The Bank of Japan (BOJ) said on Monday that it has begun experiments to study the feasibility of issuing its own digital currency. The move sees it join other global central banks in exploring options in the digital sector.
According to the regulator, the first phase of experiments will be carried out until March 2022 and will focus on testing the technical feasibility of issuing, distributing, and redeeming a central bank digital currency (CBDC). It will then move to the second phase of experiments, which will scrutinize more detailed functions, such as whether to set limits on the amount of CBDC each entity can hold.
The BOJ’s plan to begin experimenting on how to operate its own digital currency was announced in October. Its Executive Director Shinichi Uchida said last month that if necessary, the bank will launch a pilot program that involves payment service providers and end users.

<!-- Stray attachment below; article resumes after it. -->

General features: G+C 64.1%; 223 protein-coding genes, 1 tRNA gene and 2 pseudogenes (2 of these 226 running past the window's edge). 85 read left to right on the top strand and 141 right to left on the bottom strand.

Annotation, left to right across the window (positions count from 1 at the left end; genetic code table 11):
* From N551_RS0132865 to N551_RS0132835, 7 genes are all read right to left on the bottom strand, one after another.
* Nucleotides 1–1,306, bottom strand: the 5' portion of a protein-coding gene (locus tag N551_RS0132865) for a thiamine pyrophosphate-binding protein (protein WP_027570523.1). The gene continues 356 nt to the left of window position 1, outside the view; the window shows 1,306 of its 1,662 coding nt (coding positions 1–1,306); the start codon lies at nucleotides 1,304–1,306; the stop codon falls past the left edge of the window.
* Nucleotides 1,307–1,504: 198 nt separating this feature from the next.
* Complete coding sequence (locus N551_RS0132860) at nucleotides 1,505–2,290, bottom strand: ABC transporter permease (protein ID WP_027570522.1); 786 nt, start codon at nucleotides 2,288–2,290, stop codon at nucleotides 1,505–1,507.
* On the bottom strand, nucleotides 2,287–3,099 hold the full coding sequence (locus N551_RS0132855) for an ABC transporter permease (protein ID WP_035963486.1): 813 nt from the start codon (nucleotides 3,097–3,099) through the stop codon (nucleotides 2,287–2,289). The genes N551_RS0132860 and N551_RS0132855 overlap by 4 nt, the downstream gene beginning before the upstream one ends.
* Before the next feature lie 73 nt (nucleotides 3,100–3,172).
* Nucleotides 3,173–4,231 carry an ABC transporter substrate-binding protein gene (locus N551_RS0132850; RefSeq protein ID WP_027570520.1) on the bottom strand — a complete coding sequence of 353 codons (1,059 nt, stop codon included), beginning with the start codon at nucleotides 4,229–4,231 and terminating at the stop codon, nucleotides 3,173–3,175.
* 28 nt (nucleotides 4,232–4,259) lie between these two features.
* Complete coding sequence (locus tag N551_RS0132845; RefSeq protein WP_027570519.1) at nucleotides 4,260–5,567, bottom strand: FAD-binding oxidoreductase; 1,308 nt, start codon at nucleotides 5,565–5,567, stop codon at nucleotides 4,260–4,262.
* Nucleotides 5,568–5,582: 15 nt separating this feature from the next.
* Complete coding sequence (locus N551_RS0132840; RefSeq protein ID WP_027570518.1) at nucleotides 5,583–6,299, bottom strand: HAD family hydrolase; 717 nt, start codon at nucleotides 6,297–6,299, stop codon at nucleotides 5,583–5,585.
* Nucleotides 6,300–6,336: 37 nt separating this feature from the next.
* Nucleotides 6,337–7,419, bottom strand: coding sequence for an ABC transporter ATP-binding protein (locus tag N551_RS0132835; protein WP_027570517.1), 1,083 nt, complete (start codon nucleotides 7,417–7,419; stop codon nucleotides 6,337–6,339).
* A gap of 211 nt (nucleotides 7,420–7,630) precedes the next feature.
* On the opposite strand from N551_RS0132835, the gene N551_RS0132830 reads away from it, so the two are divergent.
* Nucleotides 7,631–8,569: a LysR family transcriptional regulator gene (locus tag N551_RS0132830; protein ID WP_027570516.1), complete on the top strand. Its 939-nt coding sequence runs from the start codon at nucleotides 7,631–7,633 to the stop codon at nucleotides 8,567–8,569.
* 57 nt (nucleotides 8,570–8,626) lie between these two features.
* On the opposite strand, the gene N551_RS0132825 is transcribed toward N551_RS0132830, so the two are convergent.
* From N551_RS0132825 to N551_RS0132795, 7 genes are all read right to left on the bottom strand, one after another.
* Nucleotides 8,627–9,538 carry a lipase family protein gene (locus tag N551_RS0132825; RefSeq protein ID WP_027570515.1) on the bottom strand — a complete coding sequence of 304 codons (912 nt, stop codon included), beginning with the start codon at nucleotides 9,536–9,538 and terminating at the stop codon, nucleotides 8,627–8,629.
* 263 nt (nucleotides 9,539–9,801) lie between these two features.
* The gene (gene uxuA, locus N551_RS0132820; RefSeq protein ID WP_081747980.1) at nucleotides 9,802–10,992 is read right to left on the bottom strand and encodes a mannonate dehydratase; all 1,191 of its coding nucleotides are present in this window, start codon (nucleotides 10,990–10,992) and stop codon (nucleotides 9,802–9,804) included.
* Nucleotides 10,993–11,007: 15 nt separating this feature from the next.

“While there is no change in the BOJ’s stance [that] it currently has no plan to issue CBDC, we believe initiating experiments at this stage is a necessary step,” Uchida told a committee of policymakers and bank lobbies looking into CBDC.
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The Bank of Japan’s announcement comes as global central banks are forging ahead with initiatives for developing their own digital currencies. They seek to modernize financial systems and ward off the threat from cryptocurrencies, as well as speed up domestic and international payments.
The Central Bank of Russia (CBR) plans to launch its first digital ruble prototype this year. The CBR is set to publish the roadmap for development of the digital currency soon, and its prototype should be ready by autumn, according to the head of the State Duma Committee on the Financial Market, Anatoly Aksakov.
In China, massive pilot testing of digital yuan is currently underway in major cities across the country. The nation’s central bank plans to have its sovereign digital currency ready in time for the 2022 Winter Olympics.
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